Articles | Volume 18, issue 9
Clim. Past, 18, 2117–2142, 2022

Special issue: Publications by EGU Medallists

Clim. Past, 18, 2117–2142, 2022
Review article
 | Highlight paper
14 Sep 2022
Review article  | Highlight paper | 14 Sep 2022

Shallow marine carbonates as recorders of orbitally induced past climate changes – example from the Oxfordian of the Swiss Jura Mountains

André Strasser

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Cyclicity in Earth sciences, quo vadis? Essay on cycle concepts in geological thinking and their historical influence on stratigraphic practices
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Hist. Geo Space. Sci., 13, 39–69,,, 2022
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Cited articles

Abbink, O., Targarona, J., Brinkhuis, H., and Visscher, H.: Late Jurassic to earliest Cretaceous palaeoclimatic evolution of the southern North Sea, Global Planet. Change, 30, 231–256,, 2001. 
Allenbach, R. P.: Synsedimentary tectonics in an epicontinental sea: a new interpretation of the Oxfordian basins of northern Switzerland, Eclogae Geol. Helv., 94, 265–287, 2001. 
Andrieu, S., Brigaud, B., Barbarand, J., Lasseur, E., and Saucède, T.: Disentangling the control of tectonics, eustasy, trophic conditions and climate on shallow-marine carbonate production during the Aalenian–Oxfordian interval: From the western France platform to the western Tethyan domain, Sed. Geol., 345, 54–84,, 2016. 
Amies, J. D., Rohling, E. J., Grant, K. M., Rodriguez-Sanz, L., and Marino, G.: Quantification of African monsoon runoff during last interglacial sapropel S5, Paleoceanogr. Paleoclim., 34, 1487–1516,, 2019.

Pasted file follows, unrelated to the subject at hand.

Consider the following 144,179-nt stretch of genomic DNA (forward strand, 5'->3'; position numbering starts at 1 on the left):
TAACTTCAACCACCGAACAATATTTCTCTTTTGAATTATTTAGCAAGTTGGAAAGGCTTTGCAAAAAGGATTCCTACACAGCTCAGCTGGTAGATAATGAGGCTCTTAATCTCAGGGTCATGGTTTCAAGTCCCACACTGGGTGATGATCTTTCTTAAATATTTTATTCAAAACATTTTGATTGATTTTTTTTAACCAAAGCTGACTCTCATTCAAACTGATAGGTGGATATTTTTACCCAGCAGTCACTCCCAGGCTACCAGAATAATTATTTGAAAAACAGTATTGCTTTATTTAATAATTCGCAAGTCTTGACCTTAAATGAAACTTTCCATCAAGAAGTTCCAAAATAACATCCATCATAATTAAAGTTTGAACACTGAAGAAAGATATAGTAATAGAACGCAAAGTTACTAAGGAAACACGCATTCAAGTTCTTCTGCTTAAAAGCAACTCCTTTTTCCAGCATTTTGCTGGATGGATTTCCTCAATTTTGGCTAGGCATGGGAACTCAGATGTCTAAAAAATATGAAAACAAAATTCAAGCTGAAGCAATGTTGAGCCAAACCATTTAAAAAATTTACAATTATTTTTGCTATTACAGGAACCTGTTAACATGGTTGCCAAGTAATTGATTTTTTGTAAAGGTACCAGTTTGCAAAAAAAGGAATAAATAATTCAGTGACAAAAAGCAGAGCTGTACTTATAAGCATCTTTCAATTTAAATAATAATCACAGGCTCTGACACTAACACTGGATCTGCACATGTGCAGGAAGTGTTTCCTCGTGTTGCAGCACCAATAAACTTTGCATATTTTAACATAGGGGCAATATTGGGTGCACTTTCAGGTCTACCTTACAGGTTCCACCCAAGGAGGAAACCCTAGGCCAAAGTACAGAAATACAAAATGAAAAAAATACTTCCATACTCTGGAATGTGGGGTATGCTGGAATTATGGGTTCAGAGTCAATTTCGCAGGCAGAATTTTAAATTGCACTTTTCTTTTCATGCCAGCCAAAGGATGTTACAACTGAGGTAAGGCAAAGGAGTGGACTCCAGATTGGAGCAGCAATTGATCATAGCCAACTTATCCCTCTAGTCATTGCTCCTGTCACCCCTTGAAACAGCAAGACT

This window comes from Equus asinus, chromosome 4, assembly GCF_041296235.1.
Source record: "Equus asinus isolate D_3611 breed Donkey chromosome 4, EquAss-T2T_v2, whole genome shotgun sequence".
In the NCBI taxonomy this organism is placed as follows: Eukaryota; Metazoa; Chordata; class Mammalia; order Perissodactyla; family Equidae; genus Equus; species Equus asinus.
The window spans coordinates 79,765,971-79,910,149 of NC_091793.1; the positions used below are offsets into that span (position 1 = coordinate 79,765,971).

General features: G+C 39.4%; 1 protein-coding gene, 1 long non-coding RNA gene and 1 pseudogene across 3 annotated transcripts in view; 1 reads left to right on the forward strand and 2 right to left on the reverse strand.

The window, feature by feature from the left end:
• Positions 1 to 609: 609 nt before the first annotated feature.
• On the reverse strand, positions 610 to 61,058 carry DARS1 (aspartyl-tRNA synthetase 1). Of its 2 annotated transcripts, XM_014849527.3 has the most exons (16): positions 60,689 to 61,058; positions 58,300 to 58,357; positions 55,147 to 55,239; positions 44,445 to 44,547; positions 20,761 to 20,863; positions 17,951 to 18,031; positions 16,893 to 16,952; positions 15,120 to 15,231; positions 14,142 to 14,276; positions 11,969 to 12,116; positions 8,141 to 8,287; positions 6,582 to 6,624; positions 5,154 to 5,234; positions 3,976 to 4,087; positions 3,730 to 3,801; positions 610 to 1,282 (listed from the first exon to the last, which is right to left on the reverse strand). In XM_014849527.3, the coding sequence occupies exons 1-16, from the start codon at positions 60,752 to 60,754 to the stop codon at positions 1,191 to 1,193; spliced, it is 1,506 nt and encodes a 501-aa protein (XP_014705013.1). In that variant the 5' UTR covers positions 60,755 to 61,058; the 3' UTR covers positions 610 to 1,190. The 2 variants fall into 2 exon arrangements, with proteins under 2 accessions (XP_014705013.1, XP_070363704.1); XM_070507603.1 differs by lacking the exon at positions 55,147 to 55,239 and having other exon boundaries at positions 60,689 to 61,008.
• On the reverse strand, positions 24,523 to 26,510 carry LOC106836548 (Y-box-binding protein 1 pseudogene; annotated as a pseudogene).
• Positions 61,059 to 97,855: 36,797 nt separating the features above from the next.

Anderson, T. F. and Arthur, M. A.: Stable isotopes of oxygen and carbon and their application to sedimentology and paleoenvironmental problems, SEPM Short Course, 10, 151 p., 1983. 
The paper presents an interesting review of deep time ecosystems and suggests that the interpretation of the evolution of ancient sedimentary systems can be refined and better compared to today’s changes in ecosystems. Concerning the rate of climate change, this study implies that anthropogenically induced global warming and subsequent sea level rise today occurs more than ten times faster than the fastest rise reconstructed for the Oxfordian (159 Ma - 154 Ma)
Short summary
Some 155 million years ago, sediments were deposited in a shallow subtropical sea. Coral reefs formed in a warm and arid climate during high sea level, and clays were washed into the ocean at low sea level and when it rained. Climate and sea level changes were induced by cyclical insolation changes. Analysing the sedimentary record, it appears that sea level rise today (as a result of global warming) is more than 10 times faster than the fastest rise reconstructed from the geologic past.